Vinalhaven – The Maine Supreme Court May 7 sided with the Department of Environmental Protection, ruling the commissioner’s decision to weaken noise restrictions for an island wind project was based on evidence and within the agency’s discretion.
The court reversed a 2014 Kennebec Superior Court decision that ruled DEP Commissioner Patricia Aho was in error when she weakened noise restrictions for Fox Island Wind on Vinalhaven.
Justice Michaela Murphy ruled in March 2014 that Aho failed to provide evidence or reasoning for her decision to focus on Fox Island Wind project’s noise violations from a two-night period rather than as a whole. Murphy, in her order, also added the commissioner’s past work for a firm representing the wind project created mistrust in the community.
Murphy ruled in favor of Fox Island Wind Neighbors, who petitioned the court in 2011, challenging Fox Islands Wind’s compliance with noise regulations.
The state filed an appeal of Murphy’s decision based on four points, including whether the agency’s action is subject to judicial review, whether a third party has standing to challenge the action, and whether the separation of powers allows the court to review the department’s action.
The Supreme Court ruled the agency’s action is subject to review as the conditions were amended.
The High Court, which heard oral arguments in December, ruled the department did not violate the neighbors’ First Amendment rights, as the group claimed, with the condition compliance order issued by the DEP. The plaintiffs said the order to the wind project was retaliation for their complaints.
The Justices concluded that although the neighbors were engaged in protected activity when lodging noise complaints against the wind project, the issuance did not deter them from exercising their rights further. They also agreed that the compliance order issued to Fox Island Wind was within the agency’s discretion and was based on evidence.
The petitioners contended Aho acted on political motivation when she scaled back noise reduction requirements, acting against the advice of her staff.
In 2010, the DEP issued a formal non-compliance letter to Fox Islands Wind based on a specific complaint lodged by neighbors that on two nights in July, the turbines exceeded the night time sound limit. In 2011, Fox Islands Wind said it would reduce the sound only when meteorological conditions were similar to those on the nights cited, including times when the wind was blowing from the southwest. The department decided the Fox Islands Wind response was inadequate and drafted a counterproposal with provisions to ensure compliance with the noise rule, which Fox Islands Wind objected to.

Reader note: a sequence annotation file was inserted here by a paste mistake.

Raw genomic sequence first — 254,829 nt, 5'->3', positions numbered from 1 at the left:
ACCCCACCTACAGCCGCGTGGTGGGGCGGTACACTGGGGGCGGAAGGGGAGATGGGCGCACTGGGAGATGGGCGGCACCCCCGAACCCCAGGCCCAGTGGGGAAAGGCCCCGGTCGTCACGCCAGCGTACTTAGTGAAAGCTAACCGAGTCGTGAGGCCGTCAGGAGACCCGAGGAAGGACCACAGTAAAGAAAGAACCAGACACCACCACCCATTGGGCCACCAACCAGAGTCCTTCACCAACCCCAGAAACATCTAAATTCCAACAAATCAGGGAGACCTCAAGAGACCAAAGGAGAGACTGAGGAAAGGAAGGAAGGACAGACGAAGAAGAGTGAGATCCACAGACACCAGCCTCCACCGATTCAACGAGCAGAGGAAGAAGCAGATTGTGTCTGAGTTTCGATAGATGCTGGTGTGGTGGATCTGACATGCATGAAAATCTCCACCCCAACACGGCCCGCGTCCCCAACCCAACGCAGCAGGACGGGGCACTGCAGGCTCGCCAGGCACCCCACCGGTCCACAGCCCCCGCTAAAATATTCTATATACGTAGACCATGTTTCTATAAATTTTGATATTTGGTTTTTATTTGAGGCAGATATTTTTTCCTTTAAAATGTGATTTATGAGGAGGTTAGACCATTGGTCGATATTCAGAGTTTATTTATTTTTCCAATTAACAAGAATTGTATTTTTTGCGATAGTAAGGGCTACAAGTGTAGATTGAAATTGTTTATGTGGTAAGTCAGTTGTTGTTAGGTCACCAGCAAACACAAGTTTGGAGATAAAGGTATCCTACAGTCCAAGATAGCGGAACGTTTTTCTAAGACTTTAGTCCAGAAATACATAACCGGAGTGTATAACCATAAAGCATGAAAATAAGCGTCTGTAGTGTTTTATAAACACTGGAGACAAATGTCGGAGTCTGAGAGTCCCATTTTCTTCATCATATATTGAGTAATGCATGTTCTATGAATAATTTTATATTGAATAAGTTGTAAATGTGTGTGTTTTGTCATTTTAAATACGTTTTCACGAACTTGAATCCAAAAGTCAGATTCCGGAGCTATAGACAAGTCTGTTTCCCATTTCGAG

The neighbors said the restrictions imposed by the agency did not go far enough to combat noise violations that could occur at another time, when the wind direction is different.
In June 2011, Aho took over as acting commissioner of the department. She had started working at the department earlier that year after employment as a lobbyist for Pierce Atwood, the firm representing Fox Islands Wind.
The fact that Aho was previously employed by Pierce Atwood, and that the order was issued in terms highly favorable to Fox Islands Wind do not, by themselves, prove bias, Murphy said in her ruling.
However, Murphy said the court recognizes the difficulties created by Aho’s continued participation in the matter, in light of her former affiliation with the firm. Aho’s participation was called antithetical to the notion of impartiality as expected by state agencies, the ruling said.
Murphy said the compliance order, issued by Aho 10 days after her appointment as commissioner, does not even attempt to explain the reasoning behind her decision.
The DEP’s defense is Aho based her decision on what was certain, as opposed to what is uncertain.
The petitioners asked the court to vacate the order and to replace it with an order drafted by DEP staff. The staff prepared a draft order requiring submission of data and requiring Fox Islands Wind to post operational sound and meteorological data on a website for public review.
The neighbors argued that under regulations for a small-scale wind energy development, the Fox Islands Wind Project must include a quiet area, located “where the daytime pre-development ambient hourly sound level at a protected location is equal to or less than 45 decibels and/or the nighttime pre-development ambient hourly sound level is equal to or less than 35 decibels.”
In that quiet area, according to the neighbors’ petition, sound levels from the turbines at any parcel of land containing a residence, or up to 500 feet from a residence or sleeping quarters, must be capped at 55 decibels between 7 a.m. and 7 p.m., and at 45 decibels during nighttime hours.
In May 2013, the department found Fox Islands Wind is operating in compliance with the department’s noise regulations, said court papers.
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